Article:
Napa County is undertaking a sizable effort this year to tighten enforcement of limits on how much local wineries can grow. But with less than three months until a deadline to file for permit modifications, there’s growing concern among the small cadre of professionals usually tasked with such documentation about meeting the deadline.
Vintners concerned that their current county entitlements for such business aspects as gallons of wine produced and numbers of events held, visitors per day and workers employed aren’t in line with what’s actually happening have until March 29 to apply for fixes to their use permits.
And also key to the new county policy the Board of Supervisors unanimously adopted Dec. 4 is that local producers will have to start sharing with county officials as of July 1 their federal and state reports that detail wine and grape production volume.
“Most wineries don’t understand their federal report,” said Ann Reynolds of Wine Compliance Alliance.
But a regimen for reporting how many visitors show up at a winery, one of the key concerns that has driven this effort, was softened in the new policy. Mandatory reporting changed to a lengthening of the application period to 90 days before a temporary event. Repeat offenders of visitation limits are barred from permits.
“That may sway people toward going in for a modification,” said Joshua Devore, an attorney with Dickenson Peatman & Fogarty in Napa.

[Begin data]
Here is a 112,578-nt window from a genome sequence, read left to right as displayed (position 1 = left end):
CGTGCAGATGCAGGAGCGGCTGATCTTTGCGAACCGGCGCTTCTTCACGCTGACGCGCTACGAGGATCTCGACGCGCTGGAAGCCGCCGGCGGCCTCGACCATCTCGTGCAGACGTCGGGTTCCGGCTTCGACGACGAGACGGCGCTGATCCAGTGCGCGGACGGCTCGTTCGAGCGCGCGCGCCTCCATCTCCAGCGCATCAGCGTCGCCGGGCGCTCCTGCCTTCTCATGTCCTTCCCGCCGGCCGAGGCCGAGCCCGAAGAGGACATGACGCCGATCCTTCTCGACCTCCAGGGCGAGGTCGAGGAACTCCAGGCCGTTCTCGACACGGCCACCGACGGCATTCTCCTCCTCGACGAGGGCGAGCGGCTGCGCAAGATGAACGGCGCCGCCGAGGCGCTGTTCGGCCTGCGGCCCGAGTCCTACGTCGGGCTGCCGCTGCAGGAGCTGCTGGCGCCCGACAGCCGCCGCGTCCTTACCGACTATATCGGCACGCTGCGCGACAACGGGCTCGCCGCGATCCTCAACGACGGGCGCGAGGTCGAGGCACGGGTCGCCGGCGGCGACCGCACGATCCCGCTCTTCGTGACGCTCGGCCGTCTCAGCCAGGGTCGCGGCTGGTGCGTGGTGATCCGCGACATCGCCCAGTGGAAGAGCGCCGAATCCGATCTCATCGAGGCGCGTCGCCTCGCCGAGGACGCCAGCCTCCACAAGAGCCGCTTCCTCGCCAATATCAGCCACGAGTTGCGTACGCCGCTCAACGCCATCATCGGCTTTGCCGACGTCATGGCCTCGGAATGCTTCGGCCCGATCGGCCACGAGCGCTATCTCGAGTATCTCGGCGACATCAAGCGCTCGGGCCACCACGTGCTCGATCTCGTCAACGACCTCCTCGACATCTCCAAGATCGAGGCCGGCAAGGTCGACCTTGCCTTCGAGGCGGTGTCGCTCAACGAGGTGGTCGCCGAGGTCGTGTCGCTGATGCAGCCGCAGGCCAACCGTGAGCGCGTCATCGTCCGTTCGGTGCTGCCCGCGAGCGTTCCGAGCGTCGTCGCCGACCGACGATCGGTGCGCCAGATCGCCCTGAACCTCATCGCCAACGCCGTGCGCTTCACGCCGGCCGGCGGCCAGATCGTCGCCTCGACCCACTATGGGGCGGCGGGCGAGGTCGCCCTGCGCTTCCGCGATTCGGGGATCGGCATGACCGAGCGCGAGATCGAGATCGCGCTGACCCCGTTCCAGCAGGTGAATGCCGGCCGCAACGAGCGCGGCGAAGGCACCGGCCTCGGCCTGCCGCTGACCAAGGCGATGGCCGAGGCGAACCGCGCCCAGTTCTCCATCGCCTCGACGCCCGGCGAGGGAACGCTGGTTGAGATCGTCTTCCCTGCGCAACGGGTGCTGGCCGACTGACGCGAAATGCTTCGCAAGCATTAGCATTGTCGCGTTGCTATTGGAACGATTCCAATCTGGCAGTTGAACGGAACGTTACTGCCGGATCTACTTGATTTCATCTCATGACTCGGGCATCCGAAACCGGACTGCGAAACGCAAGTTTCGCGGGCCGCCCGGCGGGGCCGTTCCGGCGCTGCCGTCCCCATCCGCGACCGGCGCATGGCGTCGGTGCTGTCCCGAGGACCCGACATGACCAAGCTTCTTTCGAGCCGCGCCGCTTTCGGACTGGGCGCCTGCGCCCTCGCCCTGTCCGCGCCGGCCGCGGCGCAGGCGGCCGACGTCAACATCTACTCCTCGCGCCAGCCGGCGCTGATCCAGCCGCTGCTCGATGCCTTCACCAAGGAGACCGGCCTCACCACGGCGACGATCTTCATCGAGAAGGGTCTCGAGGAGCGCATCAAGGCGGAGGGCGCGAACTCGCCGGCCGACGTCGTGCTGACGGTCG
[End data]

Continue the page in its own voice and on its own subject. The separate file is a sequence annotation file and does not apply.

Part of the stated goal of the new policy is to encourage vintners to participate. One county planning official publicly estimated the number needing such permit adjustments could exceed 300.
“There are not enough consultants to handle all this work,” said Donna Oldford, who runs St. Helena-based land-use planning firm Plans 4 Wine.
Long-standing county policy has called for a major modification to a winery use permit when there is an increase in employees, visitors, events or production. Sometimes, Oldford’s bill for preparing an a modification application is more than for a new facility, because of the required site plans and technical reports on water use, traffic, wastewater treatment and site grading. Those can take four or five months to prepare.
“I won’t do one now, except for existing clients,” Oldford said. She estimated that three-quarters of her clientele need such help. “The day after the Board of Supervisors meeting, I had 41 calls on my voicemail, and I had to tell them no. It will be a major quagmire. ... You can’t do little or no code enforcement for 30 years and turn that ship around in a year.”
The new county policy does allow for up to five months after the March deadline to submit all documentation for a permit modification, but some professionals are concerned about what will be deem the applications substantially complete by the initial cutoff.
Wineries can also apply for a use-permit evaluation, to have county officials determine whether they are in compliance.
One of the penalties for not seeking a modification by the March deadline is locking in existing permits for one year before a vintner could seek modifications. But with approval times for permits at times stretching well beyond a year, some consultants wonder whether this penalty really has teeth.
Yet these provisions are part of a “good balance of carrots and sticks” county officials have tried to create with the new policy, according to Rex Stults, industry relations director for Napa Valley Vintners, a trade group with about 500 members.